Start saving early

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You’re standing at an ABM when your 10-year-old asks for a new drone to fly in the park.

Money’s tight and you explain it’s more than the family can afford just now. But he points to the bank machine and says, “Just take out more money.”

Moments like these show the value of teaching kids about life’s stark financial realities—that a bank machine isn’t a cash fountain; you can only take out as much money as you put in.

And, it’s an opportunity for a lesson in frugality and the advantages of starting to save at an early age.


Worthwhile wisdom

Learning to save early in life is a lesson anyone can benefit from. It doesn’t matter if you’re 5, 15 or 25, setting aside funds for a rainy day pays off.

It can help you eliminate student loan debt, get into the real estate market and, once you pass those two milestones, start saving for retirement.

By lengthening your time horizon, a term financial advisors use for the time period between today and when you need the money you’re saving to live on, you can take advantage of the returns on your savings.

That happens in two primary ways.

The first is compounding, a phenomenon that takes place when the Interest from your savings is added to the money you’ve put away—and then earns additional interest on top of that. Over the decades, this can produce significant additional cash.

The second is return on investment. Investing early in funds, stocks or fixed-income investments allows you to benefit if the price of those investments increases over the long term. You can invest through TFSAs, RRSPs or what advisors call unregistered accounts. Talk to a qualified financial advisor if you need guidance.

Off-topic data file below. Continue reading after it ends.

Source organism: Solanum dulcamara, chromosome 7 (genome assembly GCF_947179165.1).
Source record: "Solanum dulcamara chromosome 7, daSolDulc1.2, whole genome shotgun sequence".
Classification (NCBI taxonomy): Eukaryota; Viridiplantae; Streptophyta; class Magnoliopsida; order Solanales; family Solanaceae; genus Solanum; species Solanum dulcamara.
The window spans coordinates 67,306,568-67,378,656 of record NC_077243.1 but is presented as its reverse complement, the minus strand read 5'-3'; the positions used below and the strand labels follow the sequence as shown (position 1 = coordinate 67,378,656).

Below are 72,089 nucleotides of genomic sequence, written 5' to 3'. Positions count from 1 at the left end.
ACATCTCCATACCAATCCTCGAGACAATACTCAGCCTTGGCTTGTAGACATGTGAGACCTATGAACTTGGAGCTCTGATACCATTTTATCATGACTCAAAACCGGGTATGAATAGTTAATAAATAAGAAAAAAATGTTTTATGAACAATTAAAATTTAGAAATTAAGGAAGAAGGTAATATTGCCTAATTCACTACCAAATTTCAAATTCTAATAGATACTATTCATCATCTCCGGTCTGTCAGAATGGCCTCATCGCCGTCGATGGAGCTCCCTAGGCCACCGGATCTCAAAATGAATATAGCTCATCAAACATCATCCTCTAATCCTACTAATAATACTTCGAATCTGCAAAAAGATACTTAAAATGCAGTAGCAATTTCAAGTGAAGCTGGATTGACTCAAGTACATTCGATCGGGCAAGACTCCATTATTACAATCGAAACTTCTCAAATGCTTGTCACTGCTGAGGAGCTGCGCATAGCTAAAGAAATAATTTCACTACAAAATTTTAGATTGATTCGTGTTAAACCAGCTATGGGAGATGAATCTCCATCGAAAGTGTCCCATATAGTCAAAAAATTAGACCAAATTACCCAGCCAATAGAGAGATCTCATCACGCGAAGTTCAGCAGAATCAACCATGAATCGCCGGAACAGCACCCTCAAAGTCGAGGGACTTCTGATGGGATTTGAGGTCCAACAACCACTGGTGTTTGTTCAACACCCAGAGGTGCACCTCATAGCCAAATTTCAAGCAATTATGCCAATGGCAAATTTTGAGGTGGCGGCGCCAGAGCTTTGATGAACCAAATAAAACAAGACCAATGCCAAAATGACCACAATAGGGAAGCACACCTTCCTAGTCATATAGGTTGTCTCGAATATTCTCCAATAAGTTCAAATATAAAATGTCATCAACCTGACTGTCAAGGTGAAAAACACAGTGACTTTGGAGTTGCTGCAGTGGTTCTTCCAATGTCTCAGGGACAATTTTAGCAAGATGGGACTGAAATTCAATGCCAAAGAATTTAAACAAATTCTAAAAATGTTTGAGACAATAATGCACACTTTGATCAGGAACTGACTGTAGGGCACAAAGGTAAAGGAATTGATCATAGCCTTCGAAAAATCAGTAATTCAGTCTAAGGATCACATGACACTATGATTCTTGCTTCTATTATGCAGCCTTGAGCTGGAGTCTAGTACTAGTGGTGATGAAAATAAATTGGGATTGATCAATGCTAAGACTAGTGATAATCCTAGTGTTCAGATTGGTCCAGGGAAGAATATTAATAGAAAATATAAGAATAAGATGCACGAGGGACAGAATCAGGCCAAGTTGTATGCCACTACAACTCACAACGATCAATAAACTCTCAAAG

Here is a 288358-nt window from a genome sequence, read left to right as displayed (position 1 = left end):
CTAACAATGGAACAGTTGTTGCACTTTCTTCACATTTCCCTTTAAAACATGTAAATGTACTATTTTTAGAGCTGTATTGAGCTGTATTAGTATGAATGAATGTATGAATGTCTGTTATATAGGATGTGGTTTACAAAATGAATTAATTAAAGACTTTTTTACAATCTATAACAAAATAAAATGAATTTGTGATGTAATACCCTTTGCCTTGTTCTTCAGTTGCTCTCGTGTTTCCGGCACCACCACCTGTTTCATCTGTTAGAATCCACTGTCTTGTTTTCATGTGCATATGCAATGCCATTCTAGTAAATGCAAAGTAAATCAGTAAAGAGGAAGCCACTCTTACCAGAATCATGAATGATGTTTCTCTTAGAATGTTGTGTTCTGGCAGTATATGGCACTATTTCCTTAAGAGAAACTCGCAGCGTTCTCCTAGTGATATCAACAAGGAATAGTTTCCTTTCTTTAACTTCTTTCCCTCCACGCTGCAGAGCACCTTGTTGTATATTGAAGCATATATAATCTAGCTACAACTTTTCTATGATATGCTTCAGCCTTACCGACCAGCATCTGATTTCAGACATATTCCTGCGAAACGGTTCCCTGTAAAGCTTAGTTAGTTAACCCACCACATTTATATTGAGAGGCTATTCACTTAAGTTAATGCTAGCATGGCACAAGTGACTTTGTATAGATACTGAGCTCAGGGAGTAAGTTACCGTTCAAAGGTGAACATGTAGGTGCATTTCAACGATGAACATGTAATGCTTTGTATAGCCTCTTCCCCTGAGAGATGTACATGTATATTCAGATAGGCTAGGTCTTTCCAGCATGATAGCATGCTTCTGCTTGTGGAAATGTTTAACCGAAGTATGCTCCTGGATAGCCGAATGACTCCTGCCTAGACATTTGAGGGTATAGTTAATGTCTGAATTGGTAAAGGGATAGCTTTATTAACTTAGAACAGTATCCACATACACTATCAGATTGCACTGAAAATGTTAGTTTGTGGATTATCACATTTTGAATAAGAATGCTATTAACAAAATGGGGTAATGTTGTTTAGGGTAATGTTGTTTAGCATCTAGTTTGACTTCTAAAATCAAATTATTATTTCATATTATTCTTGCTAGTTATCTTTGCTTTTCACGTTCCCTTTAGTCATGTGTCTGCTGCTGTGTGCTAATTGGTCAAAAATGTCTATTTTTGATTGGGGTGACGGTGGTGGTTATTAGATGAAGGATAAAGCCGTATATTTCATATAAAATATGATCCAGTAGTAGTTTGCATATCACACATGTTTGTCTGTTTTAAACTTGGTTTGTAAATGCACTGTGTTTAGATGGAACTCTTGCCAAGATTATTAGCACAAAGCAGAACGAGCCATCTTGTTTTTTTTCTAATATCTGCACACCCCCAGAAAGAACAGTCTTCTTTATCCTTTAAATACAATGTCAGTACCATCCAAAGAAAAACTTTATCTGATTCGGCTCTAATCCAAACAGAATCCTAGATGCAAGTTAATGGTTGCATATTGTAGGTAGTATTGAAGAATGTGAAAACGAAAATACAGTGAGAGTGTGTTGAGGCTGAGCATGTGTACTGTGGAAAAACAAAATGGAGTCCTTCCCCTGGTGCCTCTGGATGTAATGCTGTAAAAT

It also helps if you can train yourself to see savings as a bill that you pay regularly.

You can pick a specific amount, say $200 a month when you’re young, so that saving becomes a habit. As you get older, you can gradually increase that sum.

Or, you can pick a percentage of each paycheque, say 5% at the outset, and gradually increase it as you get older.


Frugality’s only the first step

Developing financial discipline is one of the easiest ways to build wealth. As the old saying goes, the rich didn’t get that way by spending all their money.

And, frugality takes many forms—from limiting yourself to two or three dinners out each month to adopting a 48-hour waiting period to think over a splurge purchase. It also helps if you weed some of the spendthrifts out of your social circle, since they can knock your savings off course.

But being careful with money only gets you so far. It is one thing to not spend, and another to actually set that money aside in separate accounts you won’t access to pay household bills.

Learning to apply both steps of the process can help you reach your financial goals.


CPP Investment Board, investing today for your tomorrow.

The content on this site is provided for information purposes only. CPPIB is not a financial advisor, and the content on this site does not provide financial advice. Every person’s financial planning needs are different. For advice on how you should prepare financially for retirement, please consult a credentialed professional financial advisor.

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